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Bill’s No Frills Smoked Steelhead and Salmon

Bill’s No Frills Smoked Steelhead and Salmon
Author: 
 
I really enjoy the natural flavor of smoked Steelhead and Salmon. One of my best meals ever was a thick steak from a freshly caught Spring Salmon grilled over a bed of Mesquite charcoal and flavor chips. The only seasoning was a little salt and pepper. The fresh locally grown asparagus rounded out what for me was the perfect combination. If you prefer to mask the unique flavor of Alder smoked Steelhead and Salmon, as many do, then read no further. We lived in Washington for over twenty-five years. I bank and boat fished for Steelhead and Salmon on the Columbia River at Ringold, above McNary Dam, below Priest Rapids dam, on the Snake River, and many of the rivers in central Washington and northern Oregon. We fished the rivers in western Washington in the winter. During the 1970’s we towed our boat to Westport and Chinook. We fished for Coho in August, and Kings in September. The limit was three per day, six in possession. Four of us generally limited by 8:00 AM, and were safely across the bar in time for an early lunch. I smoked my fish in a Little Chief electric smoker, and later a larger Totem. I tried dozens of recipes, but the fish came out tasting like brown sugar, dark rum, onion or garlic powder, Clamato juice, Tabasco, honey, or bourbon. After forty years of smoking fish, I have concluded that less is better when it comes to seasoning. The smoker I use is A New Braunfels Bandera with a vertical smoke chamber and offset firebox. It requires a lot more attention than an electric smoker, but it puts a beautiful glaze on the fish that I never achieved with an electric smoker. I have retired to Texas, and must rely on Costco for my Steelhead. Although farm raised, they are excellent. I don’t have to wear three layers of insulated underwear and wool, and insulated waders to go get them. I sometimes miss trying, though.Here is the method I have settled on:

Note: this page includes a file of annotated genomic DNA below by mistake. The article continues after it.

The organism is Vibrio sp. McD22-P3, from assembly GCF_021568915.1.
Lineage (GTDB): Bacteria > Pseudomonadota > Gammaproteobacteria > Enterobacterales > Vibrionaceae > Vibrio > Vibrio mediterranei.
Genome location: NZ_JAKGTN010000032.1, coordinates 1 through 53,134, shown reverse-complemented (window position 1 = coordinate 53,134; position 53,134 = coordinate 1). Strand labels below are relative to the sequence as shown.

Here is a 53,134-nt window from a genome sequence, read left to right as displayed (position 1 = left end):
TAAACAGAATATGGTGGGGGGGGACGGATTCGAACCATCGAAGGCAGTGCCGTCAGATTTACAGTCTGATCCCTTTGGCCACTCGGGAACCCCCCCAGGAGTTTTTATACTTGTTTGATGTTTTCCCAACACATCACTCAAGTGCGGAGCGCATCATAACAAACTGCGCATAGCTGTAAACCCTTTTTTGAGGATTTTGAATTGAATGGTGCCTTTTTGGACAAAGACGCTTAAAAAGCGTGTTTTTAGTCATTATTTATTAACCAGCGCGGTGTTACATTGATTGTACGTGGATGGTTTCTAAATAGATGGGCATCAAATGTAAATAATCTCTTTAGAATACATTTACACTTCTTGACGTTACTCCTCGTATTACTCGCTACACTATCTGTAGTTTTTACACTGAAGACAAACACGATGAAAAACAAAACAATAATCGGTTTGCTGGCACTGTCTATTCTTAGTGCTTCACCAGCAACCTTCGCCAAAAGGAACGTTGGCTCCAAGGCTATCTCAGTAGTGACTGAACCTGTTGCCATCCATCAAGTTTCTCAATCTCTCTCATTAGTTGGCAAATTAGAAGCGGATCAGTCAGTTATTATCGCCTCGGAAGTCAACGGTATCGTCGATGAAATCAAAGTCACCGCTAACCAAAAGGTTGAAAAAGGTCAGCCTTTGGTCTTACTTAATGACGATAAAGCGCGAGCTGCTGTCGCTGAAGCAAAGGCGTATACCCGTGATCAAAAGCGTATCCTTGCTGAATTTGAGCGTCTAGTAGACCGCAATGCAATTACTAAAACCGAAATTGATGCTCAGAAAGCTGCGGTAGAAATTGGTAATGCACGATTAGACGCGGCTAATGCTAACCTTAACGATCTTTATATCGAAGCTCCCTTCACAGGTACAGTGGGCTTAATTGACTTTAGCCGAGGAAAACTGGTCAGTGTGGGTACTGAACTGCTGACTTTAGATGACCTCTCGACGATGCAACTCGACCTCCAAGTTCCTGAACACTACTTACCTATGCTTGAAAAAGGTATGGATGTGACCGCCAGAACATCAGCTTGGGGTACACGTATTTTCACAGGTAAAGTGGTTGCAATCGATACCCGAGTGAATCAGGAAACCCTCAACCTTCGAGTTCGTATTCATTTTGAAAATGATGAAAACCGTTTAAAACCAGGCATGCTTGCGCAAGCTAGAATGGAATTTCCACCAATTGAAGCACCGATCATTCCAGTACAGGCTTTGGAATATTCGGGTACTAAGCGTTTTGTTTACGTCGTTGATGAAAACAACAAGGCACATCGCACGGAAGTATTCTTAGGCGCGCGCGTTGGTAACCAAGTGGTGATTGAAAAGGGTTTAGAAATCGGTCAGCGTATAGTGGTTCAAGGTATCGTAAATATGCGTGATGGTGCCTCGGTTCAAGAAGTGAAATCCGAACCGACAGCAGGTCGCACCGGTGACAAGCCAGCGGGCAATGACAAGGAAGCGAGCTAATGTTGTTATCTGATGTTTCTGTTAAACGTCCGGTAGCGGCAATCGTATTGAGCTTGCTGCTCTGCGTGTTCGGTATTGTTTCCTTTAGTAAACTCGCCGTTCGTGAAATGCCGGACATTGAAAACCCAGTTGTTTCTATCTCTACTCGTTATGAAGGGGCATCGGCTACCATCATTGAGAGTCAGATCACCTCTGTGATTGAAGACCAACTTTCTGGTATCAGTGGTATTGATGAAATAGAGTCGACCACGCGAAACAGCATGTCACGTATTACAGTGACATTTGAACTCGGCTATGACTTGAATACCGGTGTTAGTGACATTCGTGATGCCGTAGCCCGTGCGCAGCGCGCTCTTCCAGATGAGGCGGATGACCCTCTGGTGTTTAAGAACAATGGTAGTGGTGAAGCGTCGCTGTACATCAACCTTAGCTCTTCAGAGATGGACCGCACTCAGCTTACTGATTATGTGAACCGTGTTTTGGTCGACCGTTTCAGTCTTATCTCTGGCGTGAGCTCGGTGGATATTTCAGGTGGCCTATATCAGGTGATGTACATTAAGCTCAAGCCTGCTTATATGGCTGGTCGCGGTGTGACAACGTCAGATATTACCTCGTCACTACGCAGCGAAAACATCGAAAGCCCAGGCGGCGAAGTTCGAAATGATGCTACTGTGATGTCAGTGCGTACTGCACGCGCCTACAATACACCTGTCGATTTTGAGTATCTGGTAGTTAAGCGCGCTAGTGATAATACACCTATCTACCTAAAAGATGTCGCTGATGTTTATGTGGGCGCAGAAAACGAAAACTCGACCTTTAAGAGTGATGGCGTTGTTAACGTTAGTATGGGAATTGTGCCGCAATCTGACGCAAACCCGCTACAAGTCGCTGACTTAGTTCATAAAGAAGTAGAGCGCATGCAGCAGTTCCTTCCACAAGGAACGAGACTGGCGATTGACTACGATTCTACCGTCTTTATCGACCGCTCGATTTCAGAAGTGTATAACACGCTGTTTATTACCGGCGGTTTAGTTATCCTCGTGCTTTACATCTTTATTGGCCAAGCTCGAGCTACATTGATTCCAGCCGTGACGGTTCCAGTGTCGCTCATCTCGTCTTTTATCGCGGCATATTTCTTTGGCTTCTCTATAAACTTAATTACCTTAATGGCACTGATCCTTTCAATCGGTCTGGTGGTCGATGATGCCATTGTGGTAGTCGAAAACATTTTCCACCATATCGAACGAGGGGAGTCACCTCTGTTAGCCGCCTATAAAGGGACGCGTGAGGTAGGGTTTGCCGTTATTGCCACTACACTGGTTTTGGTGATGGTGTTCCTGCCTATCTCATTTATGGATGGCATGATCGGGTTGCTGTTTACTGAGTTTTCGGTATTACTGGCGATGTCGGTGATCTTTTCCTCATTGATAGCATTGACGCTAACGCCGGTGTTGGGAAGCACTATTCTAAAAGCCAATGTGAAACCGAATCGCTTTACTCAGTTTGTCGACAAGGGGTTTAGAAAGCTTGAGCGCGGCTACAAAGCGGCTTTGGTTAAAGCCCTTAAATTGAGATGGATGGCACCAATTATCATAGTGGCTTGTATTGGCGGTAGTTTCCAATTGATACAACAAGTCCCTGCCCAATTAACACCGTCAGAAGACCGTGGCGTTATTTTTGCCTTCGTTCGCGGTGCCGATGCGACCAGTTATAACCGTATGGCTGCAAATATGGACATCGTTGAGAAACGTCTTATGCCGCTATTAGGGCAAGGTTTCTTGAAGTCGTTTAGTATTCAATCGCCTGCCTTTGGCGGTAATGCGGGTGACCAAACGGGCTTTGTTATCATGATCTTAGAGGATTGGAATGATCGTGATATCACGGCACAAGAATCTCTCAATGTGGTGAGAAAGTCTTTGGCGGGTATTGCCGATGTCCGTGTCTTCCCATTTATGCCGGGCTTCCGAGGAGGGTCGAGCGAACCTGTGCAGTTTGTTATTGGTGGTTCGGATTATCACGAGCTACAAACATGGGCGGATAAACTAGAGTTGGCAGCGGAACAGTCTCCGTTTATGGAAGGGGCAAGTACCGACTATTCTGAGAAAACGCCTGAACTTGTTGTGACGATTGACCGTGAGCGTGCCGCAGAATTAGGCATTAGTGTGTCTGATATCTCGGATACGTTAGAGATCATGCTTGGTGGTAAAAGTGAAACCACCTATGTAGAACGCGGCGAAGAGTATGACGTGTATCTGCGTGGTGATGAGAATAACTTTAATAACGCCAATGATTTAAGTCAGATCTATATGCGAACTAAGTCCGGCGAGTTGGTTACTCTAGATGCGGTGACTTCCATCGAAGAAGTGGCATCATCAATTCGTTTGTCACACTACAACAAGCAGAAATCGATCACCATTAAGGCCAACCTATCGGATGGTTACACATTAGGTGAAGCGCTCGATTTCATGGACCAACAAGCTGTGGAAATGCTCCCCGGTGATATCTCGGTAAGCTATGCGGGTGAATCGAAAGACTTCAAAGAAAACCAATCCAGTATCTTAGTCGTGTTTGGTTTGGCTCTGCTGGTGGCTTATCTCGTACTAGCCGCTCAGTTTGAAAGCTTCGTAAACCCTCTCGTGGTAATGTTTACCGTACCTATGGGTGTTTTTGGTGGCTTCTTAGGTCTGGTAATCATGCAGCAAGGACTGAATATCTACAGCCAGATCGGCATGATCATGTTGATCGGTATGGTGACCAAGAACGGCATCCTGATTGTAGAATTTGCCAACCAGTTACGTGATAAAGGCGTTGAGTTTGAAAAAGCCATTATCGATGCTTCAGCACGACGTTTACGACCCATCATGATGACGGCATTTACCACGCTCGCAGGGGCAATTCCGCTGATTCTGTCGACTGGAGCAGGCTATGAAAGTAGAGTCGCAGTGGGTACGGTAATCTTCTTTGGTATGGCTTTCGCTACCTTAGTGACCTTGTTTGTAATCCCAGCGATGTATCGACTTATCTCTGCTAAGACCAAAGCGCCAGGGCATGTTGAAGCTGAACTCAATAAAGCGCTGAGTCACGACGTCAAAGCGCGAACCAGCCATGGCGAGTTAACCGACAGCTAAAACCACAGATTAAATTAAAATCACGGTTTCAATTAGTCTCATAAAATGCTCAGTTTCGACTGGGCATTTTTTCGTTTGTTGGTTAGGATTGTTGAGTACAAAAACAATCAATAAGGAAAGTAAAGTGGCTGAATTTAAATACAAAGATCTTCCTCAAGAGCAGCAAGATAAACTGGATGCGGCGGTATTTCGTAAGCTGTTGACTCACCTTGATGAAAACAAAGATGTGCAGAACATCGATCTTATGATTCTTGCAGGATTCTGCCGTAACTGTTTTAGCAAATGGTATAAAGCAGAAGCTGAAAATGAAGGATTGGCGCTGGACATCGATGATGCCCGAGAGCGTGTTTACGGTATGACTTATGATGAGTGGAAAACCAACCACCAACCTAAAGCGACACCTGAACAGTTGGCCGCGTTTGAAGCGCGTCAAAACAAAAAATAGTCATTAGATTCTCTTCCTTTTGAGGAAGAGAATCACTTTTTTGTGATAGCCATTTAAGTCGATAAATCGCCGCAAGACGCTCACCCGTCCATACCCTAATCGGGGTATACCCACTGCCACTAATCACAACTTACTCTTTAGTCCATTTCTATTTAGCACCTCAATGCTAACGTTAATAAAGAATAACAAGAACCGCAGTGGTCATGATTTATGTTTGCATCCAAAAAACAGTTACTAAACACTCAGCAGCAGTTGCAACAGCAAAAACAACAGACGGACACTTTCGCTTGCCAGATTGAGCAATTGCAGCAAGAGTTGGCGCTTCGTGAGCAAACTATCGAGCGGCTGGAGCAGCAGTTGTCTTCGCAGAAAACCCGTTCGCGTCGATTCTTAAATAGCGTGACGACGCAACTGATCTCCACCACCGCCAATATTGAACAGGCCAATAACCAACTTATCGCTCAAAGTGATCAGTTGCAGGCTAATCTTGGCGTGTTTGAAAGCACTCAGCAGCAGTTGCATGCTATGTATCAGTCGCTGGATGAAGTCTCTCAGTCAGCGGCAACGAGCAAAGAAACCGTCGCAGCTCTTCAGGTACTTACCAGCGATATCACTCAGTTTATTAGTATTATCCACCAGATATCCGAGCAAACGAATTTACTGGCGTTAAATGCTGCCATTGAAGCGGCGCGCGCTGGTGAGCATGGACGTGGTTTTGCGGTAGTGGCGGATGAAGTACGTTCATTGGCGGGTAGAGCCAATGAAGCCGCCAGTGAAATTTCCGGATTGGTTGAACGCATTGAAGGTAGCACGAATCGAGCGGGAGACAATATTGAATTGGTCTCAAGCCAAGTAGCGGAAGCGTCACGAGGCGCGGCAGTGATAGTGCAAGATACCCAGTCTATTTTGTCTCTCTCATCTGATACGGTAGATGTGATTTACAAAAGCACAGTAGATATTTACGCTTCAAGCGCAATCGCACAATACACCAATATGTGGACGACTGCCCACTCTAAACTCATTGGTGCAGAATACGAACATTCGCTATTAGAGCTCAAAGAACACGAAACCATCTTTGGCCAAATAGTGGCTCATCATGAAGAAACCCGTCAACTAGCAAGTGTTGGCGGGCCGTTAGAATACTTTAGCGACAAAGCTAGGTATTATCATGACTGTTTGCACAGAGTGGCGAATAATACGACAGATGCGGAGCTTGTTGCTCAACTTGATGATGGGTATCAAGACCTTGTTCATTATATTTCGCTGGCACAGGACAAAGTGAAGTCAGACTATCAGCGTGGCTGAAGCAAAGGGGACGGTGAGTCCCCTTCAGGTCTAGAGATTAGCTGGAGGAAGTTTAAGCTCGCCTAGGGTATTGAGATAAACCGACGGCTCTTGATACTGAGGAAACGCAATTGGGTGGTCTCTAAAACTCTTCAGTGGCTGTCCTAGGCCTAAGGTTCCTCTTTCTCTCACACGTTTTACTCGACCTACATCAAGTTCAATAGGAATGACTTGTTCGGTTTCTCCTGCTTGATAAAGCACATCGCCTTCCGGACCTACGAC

Ingredients
  • Brining:
  • Cut the unscaled filets into 7” pieces.
  • Make a brine of:
  • 1 gallon of filtered water
  • 1 cup of Kosher salt
  • 1 cup of extra fine granulated white sugar
  • Put the brine and fish in a plastic container and refrigerate overnight.
  • Wood:
  • Soak the logs, chunks, and chips overnight.
  • I use:
  • 1 Pecan log (Alder if you can get it)
  • 1 small Mesquite log
  • 5 liter bag of Alder chunks
  • 2 liter bag of Alder chips
Instructions
  1. Coat the smoker racks with cooking oil or grilling spray. Remove the fish from the brine, and rinse them in cold water.
  2. Place the fish on the racks, skin side down. Place the thinner pieces on a separate rack so they can be removed earlier than the rest.
  3. Pat the flesh side lightly with paper towel, and let the fish dry until it is tacky- about one hour.
  4. Fill a charcoal chimney starter one third full of natural lump hardwood charcoal (I use Oak).
  5. When the coals are glowing, place them in the firebox. Add the presoaked Pecan log, four Alder chunks, and a handful of Alder chips..
  6. Get the temperature up to about 140-160 degrees., and put the racks of fish in the smoker.
  7. Place the thicker fish nearer the heat. Add Alder chunks and chips as needed to generate lots of smoke, and maintain the temperature.
  8. After about two hours, remove the thin pieces if done. Avoid letting the fish get too dry.
  9. Add the small Mesquite log.
  10. Continue adding Alder chunks and chips to create lots of smoke, and maintain the temperature.
  11. Smoke the thick pieces about one more hour, or until done.Remove the fish, let them cool.
  12. Serve warm or cold.

 

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